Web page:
I think the far greater thing is that G-Coder05 is back. As American as pumpkin pie. Moved to China .M.I.A for years. Turns up and starts this thread.

    Is this making Net news in China?
    Ahh, I'm distancing myself from China. Not even going to renew my resident visa. They absolutely hate foreigners unless they are making them money. Just rude self entitled dumb asses. I got shit canned by a 32 year old kid with an MBA in business that couldn't even indicate a vise for not being able to keep an "80%" spindle utilization in a prototype shop with 40 machines.

    But yes, This did make news in China. And I guarantee they wont learn a thing from it.

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    Quote Originally Posted by g-coder05 View Post
    Ahh, I'm distancing myself from China. Not even going to renew my resident visa. They absolutely hate foreigners unless they are making them money. Just rude self entitled dumb asses. I got shit canned by a 32 year old kid with an MBA in business that couldn't even indicate a vise for not being able to keep an "80%" spindle utilization in a prototype shop with 40 machines.

    But yes, This did make news in China. And I guarantee they wont learn a thing from it.
    Speaking as a land-locked gweilo, I'd love some stories about your experiences. Any chance of a travel diary?

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    Quote Originally Posted by gkoenig View Post
    I'm not assuming anything, I am going by what the guy said...

    He was running a big ass, hairy, dangerous tool. By his own admission, the mill he was running that tool in had been exhibiting strange behavior. One assumes this includes uncommanded (or non-explicitly commanded) RPM max events.


    And how do you know? WAG? Shweet.


    Put simply? You don't fucking do that. If the machine is exhibiting such behavior, why the hell would you put a dangerous tool like that one into it? Call a service tech out and get your HFO to test and guarantee that that condition isn't happening - because people's fucking lives depend on it!

    Agreed!! But when does anyone listen/follow that advice, really, I mean ...REALLY? You're perfect and never let something slide...


    If the machine was really exhibiting strange behaviors and he knew about it, it was crazy to be running that tool. That's like handing a loaded glock to a monkey.

    Whatever dude. Not everyone is in a 1000 man shop and can let a machine sit idle :just in case:

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    Quote Originally Posted by Milland View Post
    Speaking as a land-locked gweilo, I'd love some stories about your experiences. Any chance of a travel diary?
    Actually I have been writing a long winded bit about the time I spent working there. It goes into detail about how Chinese throw labor at a problem rather than find a solution. Just to give an idea how many machinist China puts out here is a pic of one of the 8 Machinist polytechnic schools in Zhongshan that graduates 1500+ machinist every year. Once I finish it up I'll put it in the general section.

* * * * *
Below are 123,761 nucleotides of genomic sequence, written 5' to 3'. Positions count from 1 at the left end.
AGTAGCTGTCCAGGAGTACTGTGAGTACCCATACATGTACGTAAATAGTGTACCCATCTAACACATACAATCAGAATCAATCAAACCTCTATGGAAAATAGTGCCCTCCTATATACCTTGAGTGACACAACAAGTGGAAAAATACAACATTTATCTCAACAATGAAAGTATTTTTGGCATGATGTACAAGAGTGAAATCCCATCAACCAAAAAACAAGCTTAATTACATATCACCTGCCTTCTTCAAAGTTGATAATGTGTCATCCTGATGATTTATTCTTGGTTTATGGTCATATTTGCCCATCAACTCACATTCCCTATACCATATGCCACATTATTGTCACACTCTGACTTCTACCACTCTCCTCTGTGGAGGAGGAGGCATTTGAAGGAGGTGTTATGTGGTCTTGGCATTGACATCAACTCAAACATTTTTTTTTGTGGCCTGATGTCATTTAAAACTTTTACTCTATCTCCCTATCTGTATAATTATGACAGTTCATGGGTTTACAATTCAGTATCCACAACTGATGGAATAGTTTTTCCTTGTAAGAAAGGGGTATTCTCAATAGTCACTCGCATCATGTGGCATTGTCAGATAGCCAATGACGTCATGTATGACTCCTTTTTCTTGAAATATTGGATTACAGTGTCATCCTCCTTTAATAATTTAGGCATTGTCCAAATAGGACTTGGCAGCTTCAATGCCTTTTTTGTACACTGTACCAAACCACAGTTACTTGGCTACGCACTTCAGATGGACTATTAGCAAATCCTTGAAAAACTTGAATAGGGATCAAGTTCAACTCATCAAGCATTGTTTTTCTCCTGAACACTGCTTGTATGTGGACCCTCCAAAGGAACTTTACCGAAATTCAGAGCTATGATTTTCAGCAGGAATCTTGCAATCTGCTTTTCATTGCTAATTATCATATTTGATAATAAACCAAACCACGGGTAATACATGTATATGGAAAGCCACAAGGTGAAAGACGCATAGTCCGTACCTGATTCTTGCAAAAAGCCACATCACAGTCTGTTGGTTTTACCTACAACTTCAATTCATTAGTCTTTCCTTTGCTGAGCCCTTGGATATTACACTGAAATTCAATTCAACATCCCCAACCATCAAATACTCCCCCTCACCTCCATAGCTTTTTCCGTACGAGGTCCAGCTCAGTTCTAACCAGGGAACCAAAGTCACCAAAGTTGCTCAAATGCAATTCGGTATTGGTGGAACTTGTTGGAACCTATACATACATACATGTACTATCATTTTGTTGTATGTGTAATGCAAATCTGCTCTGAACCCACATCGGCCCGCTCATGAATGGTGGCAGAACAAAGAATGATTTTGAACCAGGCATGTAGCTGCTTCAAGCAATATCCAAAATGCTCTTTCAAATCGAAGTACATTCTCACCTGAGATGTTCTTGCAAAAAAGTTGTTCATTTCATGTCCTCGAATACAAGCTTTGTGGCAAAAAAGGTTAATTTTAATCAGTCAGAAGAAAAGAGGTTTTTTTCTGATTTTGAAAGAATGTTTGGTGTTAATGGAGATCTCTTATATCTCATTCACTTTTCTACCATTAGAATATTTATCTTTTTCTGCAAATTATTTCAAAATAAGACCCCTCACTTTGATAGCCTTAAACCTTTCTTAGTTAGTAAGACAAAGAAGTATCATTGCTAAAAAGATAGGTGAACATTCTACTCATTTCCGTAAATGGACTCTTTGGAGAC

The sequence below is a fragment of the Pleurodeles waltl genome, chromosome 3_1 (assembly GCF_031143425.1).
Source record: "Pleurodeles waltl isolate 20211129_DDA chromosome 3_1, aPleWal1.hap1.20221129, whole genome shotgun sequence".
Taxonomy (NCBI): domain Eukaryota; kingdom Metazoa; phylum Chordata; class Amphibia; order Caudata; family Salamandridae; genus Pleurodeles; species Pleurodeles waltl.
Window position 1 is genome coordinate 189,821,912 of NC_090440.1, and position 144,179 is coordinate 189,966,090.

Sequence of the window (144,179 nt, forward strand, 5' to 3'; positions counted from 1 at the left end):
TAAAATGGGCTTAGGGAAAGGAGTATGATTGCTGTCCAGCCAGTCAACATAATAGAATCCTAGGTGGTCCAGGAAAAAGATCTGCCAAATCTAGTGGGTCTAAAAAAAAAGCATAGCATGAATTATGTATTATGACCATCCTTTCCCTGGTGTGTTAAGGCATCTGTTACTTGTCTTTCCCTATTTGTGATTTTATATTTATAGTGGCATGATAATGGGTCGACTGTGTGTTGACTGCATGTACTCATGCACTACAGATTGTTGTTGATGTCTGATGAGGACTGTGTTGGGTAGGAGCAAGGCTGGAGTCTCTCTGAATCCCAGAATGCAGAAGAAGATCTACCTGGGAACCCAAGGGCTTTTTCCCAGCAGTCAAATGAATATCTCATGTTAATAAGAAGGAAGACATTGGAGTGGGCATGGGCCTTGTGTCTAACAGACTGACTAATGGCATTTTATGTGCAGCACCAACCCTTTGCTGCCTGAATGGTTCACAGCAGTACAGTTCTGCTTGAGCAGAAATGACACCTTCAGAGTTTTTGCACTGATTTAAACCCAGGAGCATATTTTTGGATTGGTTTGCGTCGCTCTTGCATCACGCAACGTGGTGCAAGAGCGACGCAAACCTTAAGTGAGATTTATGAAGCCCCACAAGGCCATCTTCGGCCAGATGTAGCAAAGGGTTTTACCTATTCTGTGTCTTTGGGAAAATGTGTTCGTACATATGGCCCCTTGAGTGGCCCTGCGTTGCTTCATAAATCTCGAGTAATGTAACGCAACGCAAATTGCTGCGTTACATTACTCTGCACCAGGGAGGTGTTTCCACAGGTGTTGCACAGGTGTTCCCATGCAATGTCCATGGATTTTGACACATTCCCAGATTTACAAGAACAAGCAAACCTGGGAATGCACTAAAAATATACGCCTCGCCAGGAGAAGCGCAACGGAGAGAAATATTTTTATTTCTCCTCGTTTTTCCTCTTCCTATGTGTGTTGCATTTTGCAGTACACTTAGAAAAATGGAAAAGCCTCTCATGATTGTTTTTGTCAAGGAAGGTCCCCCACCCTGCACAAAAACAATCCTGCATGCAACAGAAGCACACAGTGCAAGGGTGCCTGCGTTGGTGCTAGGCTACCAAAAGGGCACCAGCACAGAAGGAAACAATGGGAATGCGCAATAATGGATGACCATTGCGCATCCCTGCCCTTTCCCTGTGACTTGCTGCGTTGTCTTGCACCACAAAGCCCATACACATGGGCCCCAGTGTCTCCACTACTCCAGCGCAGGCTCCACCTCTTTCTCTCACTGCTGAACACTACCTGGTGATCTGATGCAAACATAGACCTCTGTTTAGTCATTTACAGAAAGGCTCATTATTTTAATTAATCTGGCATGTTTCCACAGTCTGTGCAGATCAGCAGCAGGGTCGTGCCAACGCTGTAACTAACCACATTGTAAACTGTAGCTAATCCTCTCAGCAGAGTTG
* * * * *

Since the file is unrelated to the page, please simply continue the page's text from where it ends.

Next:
Sorry for getting off topic guys.....
    polytec.jpg

  17. #51
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    Quote Originally Posted by g-coder05 View Post
    Once I finish it up I'll put it in the general section.
    Please post it maybe in the Owner's forum too. I steer clear of General as much as possible, and I know I'm not the only one.

  18. #52
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    Gotta remember, most digital controls, it takes but one bit to flip to cause some very strange behavior. Not saying thats the cause in this case, but digital controls of any description are no way near as perfect as lots of people wish they were! Have personaly seen a lot of strange behaviours on a range of stuff over the years, sure some you could fix, some you could give a dusty board a clean letting it run cooler and the gremlins melt away, but every time i see one of thoes you tube videos of people riding a robotic arm like a roller coaster, it kinda sends chills down my spine, becasue even if every thing is proven, it only take a weird once in a billion fault to make em just a bloody streak on the floor!

    What impressed me about that video was how it was not realy describing much of a parabala flight wise despite going through so much, it really must have been haling ass. If it can make it through that many walls, don't think you can doubt that would have been a fatality if it had made human contact.

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    For the most part newish (not talking about cap failures from age) electronics are pretty reliable, assuming stable voltage. It’s the electro-mechanical stuff that causes issues, relays, switches, really any kind of movable part.


    Sent from my iPhone using Tapatalk Pro